Rare & Heritage English Longwool Sheep are some of our beloved creatures here on the farm. After dreaming of sheep...forever...we began the journey to acquire, learn about & love these beautiful animals in hopes to not only enjoy them for ourselves, but to help preserve these breeds for future generations as well. Not only are these lovely animals worth saving, but they have the most uniquely lustrous & highly desirable fleeces that are most likely, quite unlike anything you've ever seen before. Proud to be members of the Livestock Conservancy and Certified Fibershed producers. We are working towards a local & sustainable textile economy as well as growing certified climate beneficial wool for positive ecological impact. Every wool product you choose makes you a partner in all of this...working together to bring a little more wholesome goodness to these special creatures, our families and the earth. Leicester Longwool Sheep have a very long and rich history. They date back to the 1700s, and were found in the Midland counties of England, originally developed in Leicestershire by Robert Bakewell (Agriculturist). It is now one of Britain's rarest breeds, categorized as "Endangered" by the Rare Breeds Survival Trust. The breed is relatively hardy and able to cope with cold conditions. However in common with most longwools the breed is not best suited to prolonged wet periods. The breed can easily be bucket trained and will not jump fences. Usually few lambing problems are experienced but lambs can be slow to get going. These beautiful sheep should have wool-less white faces and legs and both sexes are polled. There is also a black strain of the breed. Here at TOF we strive to produce really white wool. We do however have a few black sheep in this breed. The Leicester Longwool is a hugely important breed in the history of livestock development. In the first half of the 18th century the longwool breeds of the midlands were large, slow growing with a poor carcass. Robert Bakewell took the example of the Leicester breed and by crossing it with the Lincoln and Ryeland breeds was able to create the new Leicester. Although the objective was breed improvement the new Leicester had several faults and never dominated the industry. In time the name of the breed was changed to the Leicester Longwool and the Breed Society was formed in 1893. The wool is popular with hand spinners and well suited to direct marketing of woolen products. Did you know? The breed played a large role in developing other breeds such as the Wensleydale, Border Leicester, Lleyn and Ile de France are some examples of breeds with Leicester ancestry.  In 2019 we set out on a journey to Massachusetts, purchasing our first two Leicester Sheep. There are only about 38 breeders in the United States and we are one of them. If you want to learn more, or just curious, a great place to start would be by contacting Kelly Miller she’s one of the few who saved this beautiful breed as well as the Registrar of the Leicester Longwool Association.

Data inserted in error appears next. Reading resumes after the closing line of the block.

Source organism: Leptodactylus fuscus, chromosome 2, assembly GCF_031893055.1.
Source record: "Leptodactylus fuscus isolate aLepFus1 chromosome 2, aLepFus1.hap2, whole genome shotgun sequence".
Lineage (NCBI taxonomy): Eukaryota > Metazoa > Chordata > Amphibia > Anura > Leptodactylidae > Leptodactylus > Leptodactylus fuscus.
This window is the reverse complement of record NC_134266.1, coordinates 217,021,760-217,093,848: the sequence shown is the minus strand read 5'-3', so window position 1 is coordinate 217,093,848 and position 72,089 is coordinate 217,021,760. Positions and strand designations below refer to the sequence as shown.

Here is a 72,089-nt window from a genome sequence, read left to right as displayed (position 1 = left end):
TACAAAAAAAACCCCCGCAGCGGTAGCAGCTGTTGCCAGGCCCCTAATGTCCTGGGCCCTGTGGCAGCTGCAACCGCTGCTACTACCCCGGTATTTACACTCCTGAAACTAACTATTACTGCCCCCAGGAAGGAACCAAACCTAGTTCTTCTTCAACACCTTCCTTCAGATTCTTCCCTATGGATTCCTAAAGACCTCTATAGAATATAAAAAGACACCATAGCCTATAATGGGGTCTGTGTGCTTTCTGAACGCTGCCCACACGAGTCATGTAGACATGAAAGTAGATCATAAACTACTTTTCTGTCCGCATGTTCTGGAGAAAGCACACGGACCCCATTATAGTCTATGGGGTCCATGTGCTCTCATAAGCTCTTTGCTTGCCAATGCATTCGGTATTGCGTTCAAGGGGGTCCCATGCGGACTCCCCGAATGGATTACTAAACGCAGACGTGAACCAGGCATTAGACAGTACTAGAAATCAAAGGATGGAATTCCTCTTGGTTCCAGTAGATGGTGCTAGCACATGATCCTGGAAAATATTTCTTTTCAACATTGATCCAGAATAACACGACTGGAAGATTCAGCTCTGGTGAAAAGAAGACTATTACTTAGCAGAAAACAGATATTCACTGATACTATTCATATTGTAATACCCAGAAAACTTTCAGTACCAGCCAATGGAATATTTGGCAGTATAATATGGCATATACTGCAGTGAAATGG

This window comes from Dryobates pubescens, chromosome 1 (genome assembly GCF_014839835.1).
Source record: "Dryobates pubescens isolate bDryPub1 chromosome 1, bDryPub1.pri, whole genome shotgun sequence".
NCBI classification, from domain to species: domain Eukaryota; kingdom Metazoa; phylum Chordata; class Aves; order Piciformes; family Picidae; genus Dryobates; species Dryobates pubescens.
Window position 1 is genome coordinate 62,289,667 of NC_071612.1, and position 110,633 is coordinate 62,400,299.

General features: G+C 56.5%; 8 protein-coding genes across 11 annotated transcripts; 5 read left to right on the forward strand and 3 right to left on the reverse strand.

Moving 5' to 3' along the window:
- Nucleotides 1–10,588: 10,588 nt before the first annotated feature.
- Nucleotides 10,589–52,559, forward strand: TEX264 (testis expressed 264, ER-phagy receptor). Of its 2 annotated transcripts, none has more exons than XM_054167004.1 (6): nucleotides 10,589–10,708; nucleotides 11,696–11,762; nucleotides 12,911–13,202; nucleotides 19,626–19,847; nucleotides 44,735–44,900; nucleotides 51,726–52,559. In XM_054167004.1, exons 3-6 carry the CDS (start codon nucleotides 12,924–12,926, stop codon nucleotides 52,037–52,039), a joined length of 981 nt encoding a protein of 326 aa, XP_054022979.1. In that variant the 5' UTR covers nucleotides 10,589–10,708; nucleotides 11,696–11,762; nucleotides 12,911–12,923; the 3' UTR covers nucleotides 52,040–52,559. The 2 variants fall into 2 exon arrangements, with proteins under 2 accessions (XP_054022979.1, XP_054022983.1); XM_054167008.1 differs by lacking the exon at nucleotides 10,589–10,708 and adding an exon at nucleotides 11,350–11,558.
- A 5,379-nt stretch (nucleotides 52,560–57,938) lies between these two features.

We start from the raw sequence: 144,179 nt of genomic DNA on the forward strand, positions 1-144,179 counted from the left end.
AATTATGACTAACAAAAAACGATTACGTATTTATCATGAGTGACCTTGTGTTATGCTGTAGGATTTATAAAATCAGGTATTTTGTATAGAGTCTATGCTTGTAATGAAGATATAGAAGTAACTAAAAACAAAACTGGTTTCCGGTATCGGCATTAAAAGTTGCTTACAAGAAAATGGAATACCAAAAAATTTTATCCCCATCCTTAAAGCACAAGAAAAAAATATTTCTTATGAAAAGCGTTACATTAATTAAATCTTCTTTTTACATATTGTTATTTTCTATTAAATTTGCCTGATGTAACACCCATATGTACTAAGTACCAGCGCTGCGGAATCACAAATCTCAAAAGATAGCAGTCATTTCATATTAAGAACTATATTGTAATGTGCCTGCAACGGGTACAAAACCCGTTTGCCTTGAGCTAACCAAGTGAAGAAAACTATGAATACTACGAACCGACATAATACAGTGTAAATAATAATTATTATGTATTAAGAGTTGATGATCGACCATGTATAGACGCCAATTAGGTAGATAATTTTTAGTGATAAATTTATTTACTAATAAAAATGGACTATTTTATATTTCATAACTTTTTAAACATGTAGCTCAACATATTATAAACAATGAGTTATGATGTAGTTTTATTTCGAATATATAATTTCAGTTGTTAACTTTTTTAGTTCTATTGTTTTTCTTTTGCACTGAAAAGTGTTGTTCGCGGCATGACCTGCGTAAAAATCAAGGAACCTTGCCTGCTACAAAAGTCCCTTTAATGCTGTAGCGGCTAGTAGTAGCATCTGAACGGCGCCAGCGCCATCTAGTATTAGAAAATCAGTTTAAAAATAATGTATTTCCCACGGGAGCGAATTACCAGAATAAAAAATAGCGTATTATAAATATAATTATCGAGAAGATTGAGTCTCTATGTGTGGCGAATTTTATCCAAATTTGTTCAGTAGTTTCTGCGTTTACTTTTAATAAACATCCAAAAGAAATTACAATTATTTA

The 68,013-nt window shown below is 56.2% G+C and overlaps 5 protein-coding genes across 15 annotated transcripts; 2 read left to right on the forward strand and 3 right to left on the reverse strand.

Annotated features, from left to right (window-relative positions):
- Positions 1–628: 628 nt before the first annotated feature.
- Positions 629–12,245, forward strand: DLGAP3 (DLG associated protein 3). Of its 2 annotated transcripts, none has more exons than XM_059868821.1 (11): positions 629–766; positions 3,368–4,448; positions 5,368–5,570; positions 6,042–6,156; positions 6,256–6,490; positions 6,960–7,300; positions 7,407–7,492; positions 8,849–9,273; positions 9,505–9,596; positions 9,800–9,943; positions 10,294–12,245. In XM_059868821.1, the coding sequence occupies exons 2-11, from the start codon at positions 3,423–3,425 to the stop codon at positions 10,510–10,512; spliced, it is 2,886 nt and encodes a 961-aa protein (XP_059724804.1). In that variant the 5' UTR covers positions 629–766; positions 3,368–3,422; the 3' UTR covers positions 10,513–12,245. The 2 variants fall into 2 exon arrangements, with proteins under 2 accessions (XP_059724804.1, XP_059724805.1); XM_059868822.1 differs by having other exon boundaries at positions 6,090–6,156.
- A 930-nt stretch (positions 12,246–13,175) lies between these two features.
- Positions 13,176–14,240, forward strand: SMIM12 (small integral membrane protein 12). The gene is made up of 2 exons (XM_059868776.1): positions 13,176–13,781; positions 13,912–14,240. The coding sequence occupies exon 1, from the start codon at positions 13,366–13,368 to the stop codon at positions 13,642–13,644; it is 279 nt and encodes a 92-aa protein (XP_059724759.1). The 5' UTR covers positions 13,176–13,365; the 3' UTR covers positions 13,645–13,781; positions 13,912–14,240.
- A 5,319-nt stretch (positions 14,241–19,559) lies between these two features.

CVM Romedale

Why CVM's ? In 2021, We set out on a journey to Western PA, to obtain a small starter flock of 3 Registered CVM ewes. Then in 2022 I purchased a very handsome ram that carries spots along with two more ewes. They made their travel all the way from Illinois to Pennsylvania. I can't stress enough how much I love this fantastic breed!! If I had to do all over again this would be the only breed, I'd have. They are just that wonderful! Great mothers and simply easy keepers. Before I had CVM's I first had Gotlands however I later realized that Gotland wool is much like Leicester Longwool. I also wanted to focus more on Rare Breeds listed on the Livestock Conservancy. Gotlands are not rare worlwide however just rare in the US but that is changing in recent years.  They produce a lovely, next to skin soft fleece that is also perfect for felting. 

Check back here often as I do look forward to adding more information on this beautiful breed as time goes on............